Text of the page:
Stewart Lee

Stewart Lee

Date of birth: 05-04-1968
© Steve Ullathorne


Review of the new RSC production, with additional material by Stewart Lee

If you’re seeking a cynical definition of stand-up, ‘a tale told by an idiot, full of sound and fury, signifying nothing’ isn’t a bad place to start. 

The line could also apply to parts of the new Royal Shakespeare Company production of Macbeth, with director Wils Wilson employing myriad inventive production flourishes with varying degrees of success.

Most notably, Stewart Lee was signed up to rewrite the Porter’s scene, a supposedly dark comic interlude following the offstage murder of Duncan, to which the centuries have not been kind. Lee’s interpretation as a playfully snarly stand-up routine recaptures the original intent as a boisterous lampoon of topical events, addressing the groundlings directly.

This scene is said to have been the origins of the ‘knock, knock’ joke, but the castle’s knocker is here replaced by an electronic buzzer, one of several seemingly anachronistic touches – a radio, a generator, puffer jackets – that place the production out of any specific time.

Performed with scoffing passion by Alison Peebles (above), the political targets of Lee’s satire are as expected – plus a nice jab at Russell Brand. But it’s meta-commentary that ignores the fourth wall that makes it, kicking what had been quite a moribund production into life. 

Peebles mocks the GCSE pupils being given a leg-up by privileged parents who can afford the ticket price: ‘Dae ye no realise I’m deviating from the text?’ she taunts them – adding the ‘spoiler’ that Macbeth dies in the end. To poseurs pretentiously proud of their patronage of the arts, she sneers contemptuously: ‘I’ve had spam emails from Nigerian princes more sincere than you.’ And mocking the culture warriors of the right, she dismisses the RSC as ‘woke’ for actually casting women in women’s roles when that’s clearly men’s work. (Don’t tell them about the gender-blind casting here, including Thérèse Bradley as an effective Queen Duncan and Shyvonne Ahmmad and Amelia Isaac Jones as Malcolm and Donalbain),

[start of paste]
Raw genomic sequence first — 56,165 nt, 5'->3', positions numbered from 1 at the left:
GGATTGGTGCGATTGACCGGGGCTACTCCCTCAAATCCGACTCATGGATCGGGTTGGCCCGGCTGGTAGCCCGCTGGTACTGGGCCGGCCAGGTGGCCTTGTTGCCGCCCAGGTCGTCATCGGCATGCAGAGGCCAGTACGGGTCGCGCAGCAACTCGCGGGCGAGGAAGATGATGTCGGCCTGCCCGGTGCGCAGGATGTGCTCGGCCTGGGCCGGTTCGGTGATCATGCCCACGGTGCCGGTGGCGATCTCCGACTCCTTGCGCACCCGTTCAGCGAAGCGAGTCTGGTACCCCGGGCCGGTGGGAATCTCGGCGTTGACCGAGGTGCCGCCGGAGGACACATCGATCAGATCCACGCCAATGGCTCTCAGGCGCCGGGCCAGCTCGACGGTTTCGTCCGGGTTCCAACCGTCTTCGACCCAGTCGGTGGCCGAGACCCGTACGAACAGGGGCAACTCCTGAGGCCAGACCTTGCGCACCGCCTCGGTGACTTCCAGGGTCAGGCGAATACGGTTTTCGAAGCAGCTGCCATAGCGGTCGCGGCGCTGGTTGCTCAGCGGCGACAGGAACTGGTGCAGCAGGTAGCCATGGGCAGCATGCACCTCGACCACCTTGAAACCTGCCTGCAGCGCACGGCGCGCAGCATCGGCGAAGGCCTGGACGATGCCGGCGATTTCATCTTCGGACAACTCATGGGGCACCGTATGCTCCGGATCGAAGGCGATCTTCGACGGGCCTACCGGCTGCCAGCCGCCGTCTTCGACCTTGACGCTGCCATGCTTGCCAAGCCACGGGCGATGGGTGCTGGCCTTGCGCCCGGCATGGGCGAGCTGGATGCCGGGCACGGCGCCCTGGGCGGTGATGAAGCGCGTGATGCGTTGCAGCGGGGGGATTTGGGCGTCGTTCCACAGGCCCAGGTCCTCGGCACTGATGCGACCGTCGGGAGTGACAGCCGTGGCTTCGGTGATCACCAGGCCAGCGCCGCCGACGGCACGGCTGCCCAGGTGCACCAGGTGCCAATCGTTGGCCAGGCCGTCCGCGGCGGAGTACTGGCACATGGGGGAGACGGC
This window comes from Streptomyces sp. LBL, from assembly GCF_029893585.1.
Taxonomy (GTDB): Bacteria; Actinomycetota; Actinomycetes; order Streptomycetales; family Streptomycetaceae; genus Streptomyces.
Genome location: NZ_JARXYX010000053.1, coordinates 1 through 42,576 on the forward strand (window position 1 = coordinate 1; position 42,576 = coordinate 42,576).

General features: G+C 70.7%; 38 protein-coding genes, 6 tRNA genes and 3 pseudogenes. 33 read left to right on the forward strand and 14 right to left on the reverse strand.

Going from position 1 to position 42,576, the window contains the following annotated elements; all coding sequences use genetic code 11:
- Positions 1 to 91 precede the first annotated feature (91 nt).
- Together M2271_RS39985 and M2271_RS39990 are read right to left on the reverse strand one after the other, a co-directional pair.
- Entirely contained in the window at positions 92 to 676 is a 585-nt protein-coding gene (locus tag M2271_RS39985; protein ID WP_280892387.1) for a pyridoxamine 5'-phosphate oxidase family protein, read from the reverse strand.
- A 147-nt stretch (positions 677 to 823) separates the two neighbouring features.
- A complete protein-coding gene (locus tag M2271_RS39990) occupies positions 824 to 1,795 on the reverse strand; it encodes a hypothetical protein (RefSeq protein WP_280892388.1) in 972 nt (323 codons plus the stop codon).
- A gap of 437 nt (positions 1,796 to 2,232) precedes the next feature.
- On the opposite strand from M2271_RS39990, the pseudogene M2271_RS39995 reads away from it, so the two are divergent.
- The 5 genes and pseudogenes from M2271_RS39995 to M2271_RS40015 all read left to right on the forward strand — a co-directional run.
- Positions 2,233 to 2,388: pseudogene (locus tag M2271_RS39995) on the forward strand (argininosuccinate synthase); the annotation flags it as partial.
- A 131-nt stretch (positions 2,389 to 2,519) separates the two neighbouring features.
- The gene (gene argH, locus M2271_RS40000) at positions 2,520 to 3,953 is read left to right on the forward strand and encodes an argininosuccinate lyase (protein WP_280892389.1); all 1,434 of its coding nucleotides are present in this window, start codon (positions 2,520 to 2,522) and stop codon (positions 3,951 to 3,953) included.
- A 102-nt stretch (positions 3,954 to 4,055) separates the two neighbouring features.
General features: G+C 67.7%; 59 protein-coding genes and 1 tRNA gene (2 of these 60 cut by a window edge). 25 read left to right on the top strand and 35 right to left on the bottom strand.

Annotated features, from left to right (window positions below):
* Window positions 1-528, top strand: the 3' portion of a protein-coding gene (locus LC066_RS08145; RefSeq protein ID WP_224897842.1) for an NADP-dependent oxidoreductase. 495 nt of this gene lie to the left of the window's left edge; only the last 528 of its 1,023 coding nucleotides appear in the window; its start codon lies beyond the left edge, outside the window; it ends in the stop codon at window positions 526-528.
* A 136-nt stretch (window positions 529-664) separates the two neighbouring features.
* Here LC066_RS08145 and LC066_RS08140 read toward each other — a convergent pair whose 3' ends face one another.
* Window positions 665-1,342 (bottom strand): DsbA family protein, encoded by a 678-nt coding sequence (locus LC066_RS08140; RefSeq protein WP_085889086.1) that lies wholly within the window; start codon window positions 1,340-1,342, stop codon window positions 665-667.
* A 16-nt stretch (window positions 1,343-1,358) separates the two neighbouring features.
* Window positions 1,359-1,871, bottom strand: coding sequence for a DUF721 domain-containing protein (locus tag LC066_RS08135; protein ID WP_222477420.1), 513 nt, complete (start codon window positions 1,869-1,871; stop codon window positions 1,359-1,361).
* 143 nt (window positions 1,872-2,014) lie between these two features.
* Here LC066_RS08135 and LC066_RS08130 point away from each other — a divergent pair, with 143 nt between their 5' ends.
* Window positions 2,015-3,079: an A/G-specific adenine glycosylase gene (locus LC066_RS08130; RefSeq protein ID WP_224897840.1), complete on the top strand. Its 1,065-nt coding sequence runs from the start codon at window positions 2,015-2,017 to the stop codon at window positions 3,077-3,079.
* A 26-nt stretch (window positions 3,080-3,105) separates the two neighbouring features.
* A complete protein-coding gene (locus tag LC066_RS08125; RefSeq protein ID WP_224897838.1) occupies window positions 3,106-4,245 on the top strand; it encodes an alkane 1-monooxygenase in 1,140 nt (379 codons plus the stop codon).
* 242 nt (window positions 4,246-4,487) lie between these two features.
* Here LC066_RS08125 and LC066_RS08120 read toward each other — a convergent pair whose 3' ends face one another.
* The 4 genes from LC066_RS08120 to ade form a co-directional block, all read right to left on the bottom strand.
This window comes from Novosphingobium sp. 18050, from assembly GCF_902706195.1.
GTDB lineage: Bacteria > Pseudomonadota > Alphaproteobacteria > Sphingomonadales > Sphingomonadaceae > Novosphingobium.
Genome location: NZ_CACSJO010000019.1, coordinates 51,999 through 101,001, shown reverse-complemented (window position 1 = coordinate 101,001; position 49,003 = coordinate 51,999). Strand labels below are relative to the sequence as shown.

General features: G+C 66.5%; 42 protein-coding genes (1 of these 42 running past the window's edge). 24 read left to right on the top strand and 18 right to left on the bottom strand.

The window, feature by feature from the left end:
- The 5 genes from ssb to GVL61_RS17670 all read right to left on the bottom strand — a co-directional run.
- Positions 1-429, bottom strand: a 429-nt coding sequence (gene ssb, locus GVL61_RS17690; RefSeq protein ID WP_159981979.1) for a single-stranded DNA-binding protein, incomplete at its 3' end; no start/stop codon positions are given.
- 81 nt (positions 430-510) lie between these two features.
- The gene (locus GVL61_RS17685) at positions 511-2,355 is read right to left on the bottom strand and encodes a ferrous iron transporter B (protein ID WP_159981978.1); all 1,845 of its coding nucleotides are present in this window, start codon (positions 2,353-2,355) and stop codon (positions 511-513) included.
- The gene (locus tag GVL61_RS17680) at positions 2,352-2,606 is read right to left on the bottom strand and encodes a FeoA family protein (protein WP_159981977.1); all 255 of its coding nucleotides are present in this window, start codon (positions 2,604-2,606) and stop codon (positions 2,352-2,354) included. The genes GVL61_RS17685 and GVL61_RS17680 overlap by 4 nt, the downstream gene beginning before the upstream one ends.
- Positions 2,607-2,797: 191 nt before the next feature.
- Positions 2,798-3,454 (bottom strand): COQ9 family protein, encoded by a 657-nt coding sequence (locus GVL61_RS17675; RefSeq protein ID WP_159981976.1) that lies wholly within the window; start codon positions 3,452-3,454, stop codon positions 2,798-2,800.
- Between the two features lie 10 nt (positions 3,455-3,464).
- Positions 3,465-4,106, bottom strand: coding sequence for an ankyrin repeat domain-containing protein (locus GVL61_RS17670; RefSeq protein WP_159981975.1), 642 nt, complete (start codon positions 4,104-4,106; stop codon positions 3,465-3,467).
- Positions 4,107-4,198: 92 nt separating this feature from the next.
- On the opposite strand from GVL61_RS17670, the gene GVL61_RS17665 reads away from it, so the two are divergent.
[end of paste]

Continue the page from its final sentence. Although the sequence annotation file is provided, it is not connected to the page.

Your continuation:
Peebles’s spittle-flecked performance reinvigorates the production just when it needs it, and casts the next couple of scenes in a new light – with Lady Macbeth’s feigning ignorance of Duncan’s murder eliciting laughs for her insincerity.

Macbeth with Lady Macbeth

By this point, Reuben Joseph had not yet distinguished himself as Macbeth, lacking the potency of a tormented warrior. Only later, after his passion for battle has been reinvigorated by the witches’ prophesy, he comes into his own – and he does appear truly haunted by Banquo’s ghost. He delivers his ‘tomorrow, and tomorrow, and tomorrow’ soliloquy into the mic – possibly as a callback to the Porter’s stand-up scene acknowledging the audience presence, though the director's motive for this is not clear. 

Meanwhile Valene Kane, makes Lady Macbeth seems more like passive, airy follower of circumstances than the scheming power behind the throne.

Macbeth's Witches RSC

Scenes involving the weird sisters (Amber Sylvia Edwards, Eilidh Loan and Dylan Read) are powerfully staged – we first see them emerging from the ground as if birthed by the Earth. Later, they fly over the scene of the bloodiest murders in a brutal moment that finds the power others lack. Meanwhile, an evocative soundscape deploying discordant brass and distant bagpipes speaks to mystical Scottish folklore, an otherworldly feeling emphasises by the witches’ strangely angular but fluid movements.

Choreography is less successful in the final battle between Macbeth and McDuff, eked out for too long and less convincing than a regional Wrestling smackdown, though the titular villain’s offstage demise has more impact. That's typical of a production high on theatrical gimmicks which variously illuminate or obscure the drama.

• Macbeth is booking at the Royal Shakespeare Theatre, Stratford-upon-Avon until October 14. Tickets here.

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Past Shows

Edinburgh Fringe 2000

Stewart Lee's Badly Mapped World

Edinburgh Fringe 2002

Stewart Lee: Pea Green Boat

Edinburgh Fringe 2004

Stewart Lee

Edinburgh Fringe 2008

Stewart Lee: Scrambled Egg

Edinburgh Fringe 2012

Stewart Lee: Carpet Remnant World

Edinburgh Fringe 2014

Stewart Lee: A Room With a Stew

Edinburgh Fringe 2015

Stewart Lee: A Room With a Stew

Edinburgh Fringe 2016

Stewart Lee: Content Provider

Edinburgh Fringe 2019

Stewart Lee: Wok In Progress

Edinburgh Fringe 2023

Stewart Lee: Basic Lee

Montreal 2006

Britcom 2006


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